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WordPress Plugin Repository Maintenance : Version Retention

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As a developer with several WordPress plugins hosted at the WordPress Plugin Directory, I often have questions on how I should be maintaining those repositories.   This past weekend I was having multiple problems with publishing an update to the Store Locator Plus plugin.   That plugin repository has been around for several years and has 102 versions as of this weekend.    When I cleared the repository directory and cloned from the server it crashed nearly every time.

If you are not aware of how Subversion works, one key element is that each tagged version and each branch includes a complete copy of the plugin.    Every time you publish a new version of your WordPress plugin you create a new directory under the tags subdirectory named for your current stable release.    If you have a version 0.1, 0.2, 0.3… 1.0 you can easily end up with 10 copies of your plugin, one full copy for each release of the product.

Sample of Older SLP Tags
Sample of Older SLP Tags

As you can imagine, when you get up to version 3.11.8 over the course of several years of development you can end up with a lot of copies of your plugin.  The images, the code, the CSS, the JavaScript.  It is all there.    It is kind of cool to be able to go into each tag directory and instantly re-create a specific version with everything you need in one folder.   It is also a big waste of disk space and bandwidth when you are on version 3.11.8 and nobody has used or even looked at version 0.9 in 28 months.

You can help reduce the disk space and bandwidth that your plugin consumes by cleaning up your old/obsolete versions.   After posing a question to the WordPress plugin team, I got a quick response back from Otto suggesting that I keep several recent versions as a point of reference for other developers but delete the older version that no longer serve a purpose.   That purpose includes general shared knowledge/examples for other developers.  In other words, keep some previous versions for people to learn from or revert to.  Remember, this is a shared community space and your needs/wants/desires should be balanced with what is good for the community at large.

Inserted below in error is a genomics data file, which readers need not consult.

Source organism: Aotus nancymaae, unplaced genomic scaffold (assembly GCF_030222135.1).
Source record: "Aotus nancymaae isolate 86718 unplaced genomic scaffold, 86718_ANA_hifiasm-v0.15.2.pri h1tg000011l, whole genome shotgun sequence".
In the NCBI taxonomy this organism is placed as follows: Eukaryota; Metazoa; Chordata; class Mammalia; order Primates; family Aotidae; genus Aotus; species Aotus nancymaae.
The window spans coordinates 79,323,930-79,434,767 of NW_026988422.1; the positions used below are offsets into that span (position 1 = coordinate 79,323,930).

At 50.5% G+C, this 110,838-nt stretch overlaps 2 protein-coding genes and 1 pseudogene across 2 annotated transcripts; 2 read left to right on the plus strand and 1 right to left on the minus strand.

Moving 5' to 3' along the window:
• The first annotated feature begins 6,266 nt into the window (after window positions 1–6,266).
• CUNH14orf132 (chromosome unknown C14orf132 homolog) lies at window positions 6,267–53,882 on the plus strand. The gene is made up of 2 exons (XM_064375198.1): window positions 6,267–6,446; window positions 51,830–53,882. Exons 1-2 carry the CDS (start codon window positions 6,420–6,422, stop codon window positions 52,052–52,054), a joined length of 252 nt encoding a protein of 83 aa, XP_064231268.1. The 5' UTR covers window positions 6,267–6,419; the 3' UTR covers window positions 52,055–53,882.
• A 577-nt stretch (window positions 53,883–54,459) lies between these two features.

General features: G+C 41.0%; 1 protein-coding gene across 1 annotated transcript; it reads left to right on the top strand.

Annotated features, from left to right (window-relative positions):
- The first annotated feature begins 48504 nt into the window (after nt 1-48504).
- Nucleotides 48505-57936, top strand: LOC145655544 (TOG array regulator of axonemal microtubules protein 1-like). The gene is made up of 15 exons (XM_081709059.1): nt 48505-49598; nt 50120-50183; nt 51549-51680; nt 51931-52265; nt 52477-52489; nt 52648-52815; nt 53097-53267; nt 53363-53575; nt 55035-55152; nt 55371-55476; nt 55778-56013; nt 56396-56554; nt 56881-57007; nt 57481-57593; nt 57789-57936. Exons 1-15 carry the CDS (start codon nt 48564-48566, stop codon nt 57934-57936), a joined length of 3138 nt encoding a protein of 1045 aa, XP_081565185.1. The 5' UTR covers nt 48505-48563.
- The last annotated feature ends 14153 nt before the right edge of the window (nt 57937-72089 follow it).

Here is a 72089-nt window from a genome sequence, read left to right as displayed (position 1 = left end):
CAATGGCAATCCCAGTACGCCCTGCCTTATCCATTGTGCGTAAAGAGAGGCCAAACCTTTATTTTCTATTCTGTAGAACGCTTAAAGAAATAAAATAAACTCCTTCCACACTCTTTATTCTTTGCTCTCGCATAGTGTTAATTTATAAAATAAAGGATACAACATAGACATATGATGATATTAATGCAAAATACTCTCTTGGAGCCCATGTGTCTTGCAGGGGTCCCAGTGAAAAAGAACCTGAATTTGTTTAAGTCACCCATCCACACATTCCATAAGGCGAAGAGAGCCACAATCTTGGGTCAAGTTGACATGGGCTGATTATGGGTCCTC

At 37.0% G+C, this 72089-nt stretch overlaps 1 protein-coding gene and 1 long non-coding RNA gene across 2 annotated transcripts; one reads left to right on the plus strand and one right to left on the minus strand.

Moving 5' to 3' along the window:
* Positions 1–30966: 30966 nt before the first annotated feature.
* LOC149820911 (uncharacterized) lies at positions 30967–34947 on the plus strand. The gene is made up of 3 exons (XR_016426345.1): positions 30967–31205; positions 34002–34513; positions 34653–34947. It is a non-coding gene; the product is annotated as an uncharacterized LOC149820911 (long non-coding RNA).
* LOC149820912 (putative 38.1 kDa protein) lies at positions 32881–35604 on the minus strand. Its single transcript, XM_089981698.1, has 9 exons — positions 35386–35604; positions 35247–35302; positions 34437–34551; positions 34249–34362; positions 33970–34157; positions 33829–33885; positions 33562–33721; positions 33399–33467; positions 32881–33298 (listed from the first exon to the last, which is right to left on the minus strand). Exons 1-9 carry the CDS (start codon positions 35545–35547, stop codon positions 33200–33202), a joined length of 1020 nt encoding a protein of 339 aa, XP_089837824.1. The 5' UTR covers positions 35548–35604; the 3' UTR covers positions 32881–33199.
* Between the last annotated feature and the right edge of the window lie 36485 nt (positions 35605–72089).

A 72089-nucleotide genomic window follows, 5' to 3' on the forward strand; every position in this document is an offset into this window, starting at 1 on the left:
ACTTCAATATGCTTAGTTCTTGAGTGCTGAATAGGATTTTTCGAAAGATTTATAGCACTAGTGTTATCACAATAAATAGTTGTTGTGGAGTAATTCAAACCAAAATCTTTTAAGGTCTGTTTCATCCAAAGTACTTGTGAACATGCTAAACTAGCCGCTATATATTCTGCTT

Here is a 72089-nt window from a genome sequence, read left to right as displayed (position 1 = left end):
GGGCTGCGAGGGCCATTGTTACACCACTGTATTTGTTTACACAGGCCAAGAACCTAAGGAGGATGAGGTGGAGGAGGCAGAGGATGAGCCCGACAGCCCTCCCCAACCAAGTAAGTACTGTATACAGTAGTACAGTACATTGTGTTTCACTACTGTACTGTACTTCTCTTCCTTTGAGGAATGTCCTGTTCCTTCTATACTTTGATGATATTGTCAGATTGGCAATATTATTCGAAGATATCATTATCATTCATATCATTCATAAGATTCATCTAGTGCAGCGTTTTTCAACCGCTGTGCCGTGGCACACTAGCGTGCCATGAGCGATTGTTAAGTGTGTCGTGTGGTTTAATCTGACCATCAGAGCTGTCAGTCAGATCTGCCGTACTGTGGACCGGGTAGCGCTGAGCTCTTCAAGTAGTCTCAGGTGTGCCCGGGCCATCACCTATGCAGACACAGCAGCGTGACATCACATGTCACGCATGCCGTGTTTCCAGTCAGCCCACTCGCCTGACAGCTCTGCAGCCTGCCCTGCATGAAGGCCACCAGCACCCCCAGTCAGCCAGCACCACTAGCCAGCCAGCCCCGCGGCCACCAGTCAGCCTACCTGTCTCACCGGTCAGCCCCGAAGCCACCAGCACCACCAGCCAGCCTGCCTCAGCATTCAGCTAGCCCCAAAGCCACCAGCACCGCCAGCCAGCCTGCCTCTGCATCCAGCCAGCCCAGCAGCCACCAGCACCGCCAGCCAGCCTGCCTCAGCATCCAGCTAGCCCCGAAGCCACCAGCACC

I am assuming the WordPress servers can easily handle the disk space usage and probably the bandwidth.   However everyone that clones your repository gets all the obsolete “garbage”.  This consume their disk space and uses up  more of their bandwidth and the WordPress server bandwidth than is necessary.  Every time someone makes a copy of the repository this effect is multiplied.    In addition the scripts, whether interactive or general maintenance such as the WordPress server backup scripts, need to work harder as more and more cruft builds up in the repository.

So what is the bottom line answer?

Delete your old obsolete tag directories.  Only keep what you deem reasonable.   Keeping at least the last few versions intact seems to be prudent.

Hopefully this posts helps other plugin developers maintain their plugins with some input from the WordPress plugin team.